Rebecca West, British Novelist and Journalist

Rebecca West

Rebecca West (December 21, 1892 – March 15, 1983), British novelist, journalist, and essayist, was born Cicely Isabel Fairfield in County Kerry, Ireland.

Her mother was a pianist; her father, a would-be journalist and ne’er-do-well, abandoned his family when she was eight years old, after which they moved to Edinburgh, Scotland. There she was educated at George Watson’s Ladies College, though contrary to its name, was a secondary school.

At age 14, she survived tuberculosis, and had to end her education at age 16, due to lack of finances. Some time later she studied drama at a London academy. With an unhappy childhood behind her, she assumed the name Rebecca West after a strong-willed woman in Rosmersholm, a play by Ibsen.


Trades and talents, including acting and journalism

West was a woman of many trades and talents early on: she studied to be an actress, started working as a journalist in 1911 at The Freewoman, and was active in the woman’s suffrage movement. 

In her work as a journalist, she wrote essays and reviews for publications like New York Herald Tribune, The Daily Telegraph, The New Republic and New York American. Her first book, Henry James: A Critical Biography, was published in 1916.

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Rebecca West

Rebecca West Quotes on Art, Experience, and Human Nature

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Scathing review of H.G. Wells leads to a love affair

After writing a scathing review of H.G. Wells’ Marriage in 1912, calling him “the Old Maid among novelists,” the two met. The following year they become lovers and had a ten year long affair, which produced a son, Anthony West. Her relationship with both father and son were stormy.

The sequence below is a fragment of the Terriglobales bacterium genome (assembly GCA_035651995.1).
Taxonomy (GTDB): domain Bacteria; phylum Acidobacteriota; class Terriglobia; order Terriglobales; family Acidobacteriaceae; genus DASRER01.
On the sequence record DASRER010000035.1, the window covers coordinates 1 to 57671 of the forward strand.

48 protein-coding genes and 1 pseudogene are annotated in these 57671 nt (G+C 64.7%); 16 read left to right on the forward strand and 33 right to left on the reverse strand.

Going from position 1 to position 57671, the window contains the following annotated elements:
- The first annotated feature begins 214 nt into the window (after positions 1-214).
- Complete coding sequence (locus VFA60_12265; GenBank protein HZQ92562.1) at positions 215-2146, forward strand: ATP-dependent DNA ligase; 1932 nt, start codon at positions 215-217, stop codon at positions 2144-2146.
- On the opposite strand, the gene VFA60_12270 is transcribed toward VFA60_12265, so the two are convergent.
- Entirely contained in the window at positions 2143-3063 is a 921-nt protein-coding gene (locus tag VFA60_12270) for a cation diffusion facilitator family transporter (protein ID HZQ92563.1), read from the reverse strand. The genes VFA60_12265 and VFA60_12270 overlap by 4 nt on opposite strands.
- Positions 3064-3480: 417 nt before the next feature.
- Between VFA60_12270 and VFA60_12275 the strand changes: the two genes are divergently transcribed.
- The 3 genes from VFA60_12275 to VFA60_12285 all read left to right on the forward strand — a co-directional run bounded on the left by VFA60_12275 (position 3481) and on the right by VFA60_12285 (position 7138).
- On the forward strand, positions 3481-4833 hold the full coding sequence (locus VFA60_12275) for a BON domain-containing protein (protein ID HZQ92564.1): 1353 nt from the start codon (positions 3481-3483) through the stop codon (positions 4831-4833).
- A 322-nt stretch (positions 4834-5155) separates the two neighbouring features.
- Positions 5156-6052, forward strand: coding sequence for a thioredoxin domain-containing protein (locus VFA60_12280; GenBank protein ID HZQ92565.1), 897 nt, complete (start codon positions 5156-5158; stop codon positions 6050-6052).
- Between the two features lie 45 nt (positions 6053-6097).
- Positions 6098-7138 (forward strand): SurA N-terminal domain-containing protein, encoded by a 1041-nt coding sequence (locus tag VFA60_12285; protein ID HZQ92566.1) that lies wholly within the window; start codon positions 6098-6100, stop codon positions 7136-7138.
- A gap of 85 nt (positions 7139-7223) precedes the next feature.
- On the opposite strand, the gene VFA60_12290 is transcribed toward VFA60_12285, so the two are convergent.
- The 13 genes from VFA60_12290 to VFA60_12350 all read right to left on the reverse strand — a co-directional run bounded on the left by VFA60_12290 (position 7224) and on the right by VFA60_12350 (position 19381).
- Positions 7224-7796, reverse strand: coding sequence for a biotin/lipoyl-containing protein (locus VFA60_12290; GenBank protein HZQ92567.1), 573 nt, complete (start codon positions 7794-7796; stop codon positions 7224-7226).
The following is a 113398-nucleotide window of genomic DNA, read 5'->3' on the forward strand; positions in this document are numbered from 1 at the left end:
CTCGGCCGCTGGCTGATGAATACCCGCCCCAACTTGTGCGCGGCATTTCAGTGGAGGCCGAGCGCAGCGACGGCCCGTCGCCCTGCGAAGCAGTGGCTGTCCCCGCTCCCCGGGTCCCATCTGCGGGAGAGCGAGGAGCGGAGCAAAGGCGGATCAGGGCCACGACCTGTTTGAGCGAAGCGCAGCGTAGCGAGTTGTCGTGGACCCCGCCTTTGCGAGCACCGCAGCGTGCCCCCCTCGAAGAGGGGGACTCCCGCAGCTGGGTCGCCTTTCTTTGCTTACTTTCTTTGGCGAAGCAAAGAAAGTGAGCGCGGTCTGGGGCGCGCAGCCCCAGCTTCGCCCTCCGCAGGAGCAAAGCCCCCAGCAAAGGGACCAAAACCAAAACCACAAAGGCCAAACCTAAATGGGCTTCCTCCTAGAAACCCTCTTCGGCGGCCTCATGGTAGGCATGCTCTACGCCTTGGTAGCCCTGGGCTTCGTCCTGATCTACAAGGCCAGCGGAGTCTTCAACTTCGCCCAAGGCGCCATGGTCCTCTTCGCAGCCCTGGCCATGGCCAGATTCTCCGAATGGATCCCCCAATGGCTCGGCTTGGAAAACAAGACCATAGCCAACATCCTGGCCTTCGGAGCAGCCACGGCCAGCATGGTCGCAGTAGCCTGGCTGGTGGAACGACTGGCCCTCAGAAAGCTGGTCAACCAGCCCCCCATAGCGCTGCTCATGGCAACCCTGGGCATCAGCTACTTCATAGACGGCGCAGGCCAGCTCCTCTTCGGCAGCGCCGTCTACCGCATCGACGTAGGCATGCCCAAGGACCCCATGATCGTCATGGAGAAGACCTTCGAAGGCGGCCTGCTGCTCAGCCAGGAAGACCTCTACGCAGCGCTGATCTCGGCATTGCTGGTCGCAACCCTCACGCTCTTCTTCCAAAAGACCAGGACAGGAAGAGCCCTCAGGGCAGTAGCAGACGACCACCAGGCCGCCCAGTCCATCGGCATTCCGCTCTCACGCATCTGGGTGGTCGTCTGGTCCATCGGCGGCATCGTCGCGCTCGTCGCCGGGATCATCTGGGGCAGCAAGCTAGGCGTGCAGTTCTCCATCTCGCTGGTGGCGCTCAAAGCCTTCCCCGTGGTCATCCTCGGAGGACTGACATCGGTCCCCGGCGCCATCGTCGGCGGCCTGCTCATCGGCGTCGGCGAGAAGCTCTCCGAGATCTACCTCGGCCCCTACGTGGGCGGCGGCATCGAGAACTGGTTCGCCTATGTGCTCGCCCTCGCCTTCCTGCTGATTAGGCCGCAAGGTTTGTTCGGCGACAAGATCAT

Her son resented her absences from him during his childhood, yet never blamed his father for even more prolonged absences. He rather idolized his father, and grew up to be a talented writer. In a thinly veiled autobiographical novel (Heritage, 1955) he portrayed his mother in a very unflattering light, for which she never forgave him.

Among her other lovers were Charlie Chaplin and Lord Beaverbrook, a newspaper tycoon. As a witty and beautiful woman, men were drawn to her wherever she went on her far-flung travels. In 1930 she married Henry Maxwell Andrews, a banker, and they remained together, though spending much time apart, until his death in 1968.


Novels and non-fiction

In 1918 The Return of the Soldier was published. This, her first novel, was a study of what was then called shell-shock (now more often called PTSD). Her subsequent novels, all considered extremely fine yet undervalued by critics, included Harriet Hume (1929), The Thinking Reed (1936), The Fountain Overflows (1957), and The Birds Fall Down (1966).

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The birds fall down by rebecca west

The Birds Fall Down by Rebecca West
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Travels and politics

Rebecca West loved travel and politics, both of which figured significantly in her writing. Traveling to countries such as Mexico, Yugoslavia, and South Africa influenced her works, notably Black Lamb and Grey Falcon (1941), considered a classic of literature that spans the genres of travel, culture, and politics.

Other works of nonfiction included The Meaning of Treason (1949), about the role of the intellectual, scientist, and traitor in society; A Train of Powder (1955), which included reports of criminal trials; and The Court and the Castle (1958), which examines how political and religious ideas interact in literature.